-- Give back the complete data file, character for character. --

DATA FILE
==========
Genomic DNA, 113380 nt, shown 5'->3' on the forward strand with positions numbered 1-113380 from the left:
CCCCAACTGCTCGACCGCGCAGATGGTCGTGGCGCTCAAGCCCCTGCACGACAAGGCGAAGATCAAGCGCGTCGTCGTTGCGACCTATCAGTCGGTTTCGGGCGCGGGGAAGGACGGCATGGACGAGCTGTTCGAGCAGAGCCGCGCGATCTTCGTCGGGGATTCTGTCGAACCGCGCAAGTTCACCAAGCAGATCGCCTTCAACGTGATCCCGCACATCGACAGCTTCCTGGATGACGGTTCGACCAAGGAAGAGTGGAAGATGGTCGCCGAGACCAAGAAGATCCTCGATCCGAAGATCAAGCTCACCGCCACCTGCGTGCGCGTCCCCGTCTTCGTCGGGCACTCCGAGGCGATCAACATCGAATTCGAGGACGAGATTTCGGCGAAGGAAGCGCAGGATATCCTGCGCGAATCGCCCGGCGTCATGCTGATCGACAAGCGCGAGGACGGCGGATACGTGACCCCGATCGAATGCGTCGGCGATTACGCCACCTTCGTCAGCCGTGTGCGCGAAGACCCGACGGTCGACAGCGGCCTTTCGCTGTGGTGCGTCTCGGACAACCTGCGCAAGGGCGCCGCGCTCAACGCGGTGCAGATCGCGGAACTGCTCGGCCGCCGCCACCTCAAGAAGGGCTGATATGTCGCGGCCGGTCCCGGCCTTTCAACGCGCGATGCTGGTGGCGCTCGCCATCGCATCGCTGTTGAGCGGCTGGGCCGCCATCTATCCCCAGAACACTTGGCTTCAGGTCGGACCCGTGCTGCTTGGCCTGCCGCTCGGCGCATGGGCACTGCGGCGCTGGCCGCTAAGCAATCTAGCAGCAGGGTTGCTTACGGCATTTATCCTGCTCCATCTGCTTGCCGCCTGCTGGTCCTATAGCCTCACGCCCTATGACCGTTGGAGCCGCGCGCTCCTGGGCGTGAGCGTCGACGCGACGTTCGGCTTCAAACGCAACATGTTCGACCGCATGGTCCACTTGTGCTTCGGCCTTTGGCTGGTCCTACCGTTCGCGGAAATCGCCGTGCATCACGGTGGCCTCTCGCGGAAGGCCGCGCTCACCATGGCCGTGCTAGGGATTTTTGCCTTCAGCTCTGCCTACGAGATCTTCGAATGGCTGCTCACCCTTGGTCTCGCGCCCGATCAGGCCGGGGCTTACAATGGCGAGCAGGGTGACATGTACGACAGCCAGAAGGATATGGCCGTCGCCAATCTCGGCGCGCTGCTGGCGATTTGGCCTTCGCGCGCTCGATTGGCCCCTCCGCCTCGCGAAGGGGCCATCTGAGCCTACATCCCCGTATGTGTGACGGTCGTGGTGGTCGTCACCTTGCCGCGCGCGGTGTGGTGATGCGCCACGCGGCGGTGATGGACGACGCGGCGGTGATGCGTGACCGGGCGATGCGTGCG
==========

Genomic DNA, 113380 nt, shown 5'->3' on the forward strand with positions numbered 1-113380 from the left:
CCCCAACTGCTCGACCGCGCAGATGGTCGTGGCGCTCAAGCCCCTGCACGACAAGGCGAAGATCAAGCGCGTCGTCGTTGCGACCTATCAGTCGGTTTCGGGCGCGGGGAAGGACGGCATGGACGAGCTGTTCGAGCAGAGCCGCGCGATCTTCGTCGGGGATTCTGTCGAACCGCGCAAGTTCACCAAGCAGATCGCCTTCAACGTGATCCCGCACATCGACAGCTTCCTGGATGACGGTTCGACCAAGGAAGAGTGGAAGATGGTCGCCGAGACCAAGAAGATCCTCGATCCGAAGATCAAGCTCACCGCCACCTGCGTGCGCGTCCCCGTCTTCGTCGGGCACTCCGAGGCGATCAACATCGAATTCGAGGACGAGATTTCGGCGAAGGAAGCGCAGGATATCCTGCGCGAATCGCCCGGCGTCATGCTGATCGACAAGCGCGAGGACGGCGGATACGTGACCCCGATCGAATGCGTCGGCGATTACGCCACCTTCGTCAGCCGTGTGCGCGAAGACCCGACGGTCGACAGCGGCCTTTCGCTGTGGTGCGTCTCGGACAACCTGCGCAAGGGCGCCGCGCTCAACGCGGTGCAGATCGCGGAACTGCTCGGCCGCCGCCACCTCAAGAAGGGCTGATATGTCGCGGCCGGTCCCGGCCTTTCAACGCGCGATGCTGGTGGCGCTCGCCATCGCATCGCTGTTGAGCGGCTGGGCCGCCATCTATCCCCAGAACACTTGGCTTCAGGTCGGACCCGTGCTGCTTGGCCTGCCGCTCGGCGCATGGGCACTGCGGCGCTGGCCGCTAAGCAATCTAGCAGCAGGGTTGCTTACGGCATTTATCCTGCTCCATCTGCTTGCCGCCTGCTGGTCCTATAGCCTCACGCCCTATGACCGTTGGAGCCGCGCGCTCCTGGGCGTGAGCGTCGACGCGACGTTCGGCTTCAAACGCAACATGTTCGACCGCATGGTCCACTTGTGCTTCGGCCTTTGGCTGGTCCTACCGTTCGCGGAAATCGCCGTGCATCACGGTGGCCTCTCGCGGAAGGCCGCGCTCACCATGGCCGTGCTAGGGATTTTTGCCTTCAGCTCTGCCTACGAGATCTTCGAATGGCTGCTCACCCTTGGTCTCGCGCCCGATCAGGCCGGGGCTTACAATGGCGAGCAGGGTGACATGTACGACAGCCAGAAGGATATGGCCGTCGCCAATCTCGGCGCGCTGCTGGCGATTTGGCCTTCGCGCGCTCGATTGGCCCCTCCGCCTCGCGAAGGGGCCATCTGAGCCTACATCCCCGTATGTGTGACGGTCGTGGTGGTCGTCACCTTGCCGCGCGCGGTGTGGTGATGCGCCACGCGGCGGTGATGGACGACGCGGCGGTGATGCGTGACCGGGCGATGCGTGCG